Movies & TV Stack Exchange is a question and answer site for movie and tv enthusiasts. Join them; it only takes a minute:

Sign up
Here's how it works:
  1. Anybody can ask a question
  2. Anybody can answer
  3. The best answers are voted up and rise to the top

From the beginning of the "I find your lack of faith disturbing" scene in "A New Hope":

The rebellion will continue to get support in the Imperial Senate.

The Imperial Senate will no longer be of any concern to us. I have just received word that the emperor has dissolved the council permanently. The last remnants of the old Republic have been swept away.

There was a twenty-odd year difference between the films right? How did the Senate stick around so long, and;

  • If it had any power, why didn't it use it to prevent, you know, the murder of millions of innocent people and the construction of something called a "Death Star"?

  • If it didn't have any power, why did it have to be dissolved at all, and why take twenty years to do it?

share|improve this question
I'd rather have a solid theory based on an analysis of the films than some contrived answer that a science-fiction author came up with. – Andrew Latham Jan 11 '12 at 20:04
up vote 18 down vote accepted

Based on the movies alone (from your comment about not wanting to include other Star Wars works)

We are not given a great deal to go on apart from the fact that the Galactic Republic seems to have its power vested in a Senate of officials from planets in the Republic and special interest groups like the Trade Federation. This Senate then elected a Chancellor who is the leader of the Republic and Head of Government.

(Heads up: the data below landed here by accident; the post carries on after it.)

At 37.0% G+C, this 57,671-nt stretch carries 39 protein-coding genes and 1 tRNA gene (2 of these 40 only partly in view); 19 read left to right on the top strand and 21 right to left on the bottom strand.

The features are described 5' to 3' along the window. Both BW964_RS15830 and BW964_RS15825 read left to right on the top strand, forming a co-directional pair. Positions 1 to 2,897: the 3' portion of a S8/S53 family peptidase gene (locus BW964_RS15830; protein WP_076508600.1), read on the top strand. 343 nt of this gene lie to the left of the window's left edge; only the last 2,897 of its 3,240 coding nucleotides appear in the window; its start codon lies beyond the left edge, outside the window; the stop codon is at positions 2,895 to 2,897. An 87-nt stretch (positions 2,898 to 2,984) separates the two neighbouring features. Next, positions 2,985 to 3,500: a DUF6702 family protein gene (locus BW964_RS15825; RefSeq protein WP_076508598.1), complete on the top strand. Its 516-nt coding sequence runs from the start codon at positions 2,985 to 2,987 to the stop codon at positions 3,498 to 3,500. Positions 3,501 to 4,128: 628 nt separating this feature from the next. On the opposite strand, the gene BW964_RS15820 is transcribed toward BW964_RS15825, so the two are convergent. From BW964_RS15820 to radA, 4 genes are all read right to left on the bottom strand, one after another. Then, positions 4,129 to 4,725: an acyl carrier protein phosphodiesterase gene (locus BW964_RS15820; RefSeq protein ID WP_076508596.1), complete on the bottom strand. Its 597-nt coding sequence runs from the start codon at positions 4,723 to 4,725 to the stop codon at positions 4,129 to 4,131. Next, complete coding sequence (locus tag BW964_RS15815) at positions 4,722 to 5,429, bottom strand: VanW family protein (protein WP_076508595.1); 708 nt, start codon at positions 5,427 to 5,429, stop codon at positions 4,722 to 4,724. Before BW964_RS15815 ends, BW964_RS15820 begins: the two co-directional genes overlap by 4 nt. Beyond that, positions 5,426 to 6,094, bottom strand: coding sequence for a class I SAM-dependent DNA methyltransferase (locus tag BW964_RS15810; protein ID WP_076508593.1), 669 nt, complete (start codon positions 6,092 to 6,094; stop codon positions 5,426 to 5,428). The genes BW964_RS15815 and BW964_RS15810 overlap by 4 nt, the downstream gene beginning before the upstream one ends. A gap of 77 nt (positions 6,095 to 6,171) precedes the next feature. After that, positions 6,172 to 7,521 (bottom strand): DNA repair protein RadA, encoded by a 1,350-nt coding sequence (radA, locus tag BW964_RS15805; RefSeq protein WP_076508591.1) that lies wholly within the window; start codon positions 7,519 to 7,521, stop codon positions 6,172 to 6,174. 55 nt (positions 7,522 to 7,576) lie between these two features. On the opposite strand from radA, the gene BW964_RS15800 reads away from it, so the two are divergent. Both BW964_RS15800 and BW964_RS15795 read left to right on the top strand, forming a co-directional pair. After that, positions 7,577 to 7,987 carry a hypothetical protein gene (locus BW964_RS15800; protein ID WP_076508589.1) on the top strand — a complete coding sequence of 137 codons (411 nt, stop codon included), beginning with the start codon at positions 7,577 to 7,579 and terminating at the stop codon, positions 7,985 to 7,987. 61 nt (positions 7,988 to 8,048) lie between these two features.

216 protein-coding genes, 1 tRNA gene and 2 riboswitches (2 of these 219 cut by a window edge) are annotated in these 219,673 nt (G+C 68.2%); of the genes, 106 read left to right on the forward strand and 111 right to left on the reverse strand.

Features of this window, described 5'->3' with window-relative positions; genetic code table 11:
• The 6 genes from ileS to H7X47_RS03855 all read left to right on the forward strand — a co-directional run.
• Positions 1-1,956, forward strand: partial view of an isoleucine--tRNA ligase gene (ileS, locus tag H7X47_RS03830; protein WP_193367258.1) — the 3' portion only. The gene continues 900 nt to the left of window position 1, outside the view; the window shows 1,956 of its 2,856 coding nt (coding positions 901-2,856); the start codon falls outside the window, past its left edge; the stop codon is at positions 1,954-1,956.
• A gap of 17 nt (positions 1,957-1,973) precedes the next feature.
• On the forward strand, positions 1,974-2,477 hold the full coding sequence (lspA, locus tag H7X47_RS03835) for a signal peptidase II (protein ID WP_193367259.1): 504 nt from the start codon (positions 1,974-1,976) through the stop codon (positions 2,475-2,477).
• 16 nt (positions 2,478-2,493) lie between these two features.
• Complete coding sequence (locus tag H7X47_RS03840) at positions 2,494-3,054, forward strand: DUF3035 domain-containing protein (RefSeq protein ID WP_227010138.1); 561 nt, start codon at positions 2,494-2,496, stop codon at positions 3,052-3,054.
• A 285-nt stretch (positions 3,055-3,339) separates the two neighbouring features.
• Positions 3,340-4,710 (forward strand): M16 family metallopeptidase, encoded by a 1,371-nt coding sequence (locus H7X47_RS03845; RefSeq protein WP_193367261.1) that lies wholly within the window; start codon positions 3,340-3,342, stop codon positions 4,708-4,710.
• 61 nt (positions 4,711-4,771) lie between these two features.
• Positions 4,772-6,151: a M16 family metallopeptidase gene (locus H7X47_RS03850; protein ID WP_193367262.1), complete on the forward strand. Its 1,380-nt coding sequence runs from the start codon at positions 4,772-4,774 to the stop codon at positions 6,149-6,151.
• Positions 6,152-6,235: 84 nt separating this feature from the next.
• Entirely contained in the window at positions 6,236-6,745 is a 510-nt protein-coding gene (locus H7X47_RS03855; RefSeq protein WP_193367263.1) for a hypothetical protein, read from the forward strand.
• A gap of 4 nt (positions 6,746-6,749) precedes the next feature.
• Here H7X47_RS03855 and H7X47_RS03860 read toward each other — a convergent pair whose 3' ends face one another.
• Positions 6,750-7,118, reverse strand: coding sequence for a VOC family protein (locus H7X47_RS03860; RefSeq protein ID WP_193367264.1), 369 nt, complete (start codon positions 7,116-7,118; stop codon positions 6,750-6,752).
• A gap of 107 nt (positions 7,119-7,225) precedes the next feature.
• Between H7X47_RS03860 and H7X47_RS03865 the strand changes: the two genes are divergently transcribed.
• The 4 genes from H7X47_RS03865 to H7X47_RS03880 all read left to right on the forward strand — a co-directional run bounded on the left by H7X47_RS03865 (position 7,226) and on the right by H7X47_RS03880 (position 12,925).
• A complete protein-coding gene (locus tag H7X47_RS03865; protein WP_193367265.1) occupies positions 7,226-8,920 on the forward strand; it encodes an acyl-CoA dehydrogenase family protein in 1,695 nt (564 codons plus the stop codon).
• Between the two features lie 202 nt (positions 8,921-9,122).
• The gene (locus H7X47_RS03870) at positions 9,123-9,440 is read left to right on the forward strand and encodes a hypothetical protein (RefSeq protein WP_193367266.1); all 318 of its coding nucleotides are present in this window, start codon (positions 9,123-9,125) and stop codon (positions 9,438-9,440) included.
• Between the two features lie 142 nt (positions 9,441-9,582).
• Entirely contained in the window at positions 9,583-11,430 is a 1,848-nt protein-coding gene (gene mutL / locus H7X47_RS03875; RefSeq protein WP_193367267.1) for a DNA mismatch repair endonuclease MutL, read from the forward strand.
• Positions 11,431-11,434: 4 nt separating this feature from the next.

It seems likely that given the vast size of the Republic, that this form of government has existed for a long time and therefore the mechanisms and institutions of governing the Republic are used to reporting to the Chancellor and Senate.

It seems it might just have taken 20 years of slow change from the Senate/Chancellor system to direct rule of the Emperor via the Regional Governors mentioned in 'A New Hope'. One can surmise from the 'last remnants' comment, that this was a final step and perhaps the Senate had very little power at this stage. Why did the Emperor do it this way? Perhaps he surmised that a more dramatic change would be harder to manage and more risky than slow inevitable takeover. Palpatine seems to work mostly by deceit and corruption rather than outright aggression.

share|improve this answer
Never let'em see you coming until it's too late. No one in the front ranks of government have true power. That is always shielded. Most recent examples: Dick Cheney, Karl Rove. – wbogacz Jan 11 '12 at 20:38

Your Answer


By posting your answer, you agree to the privacy policy and terms of service.

Not the answer you're looking for? Browse other questions tagged or ask your own question.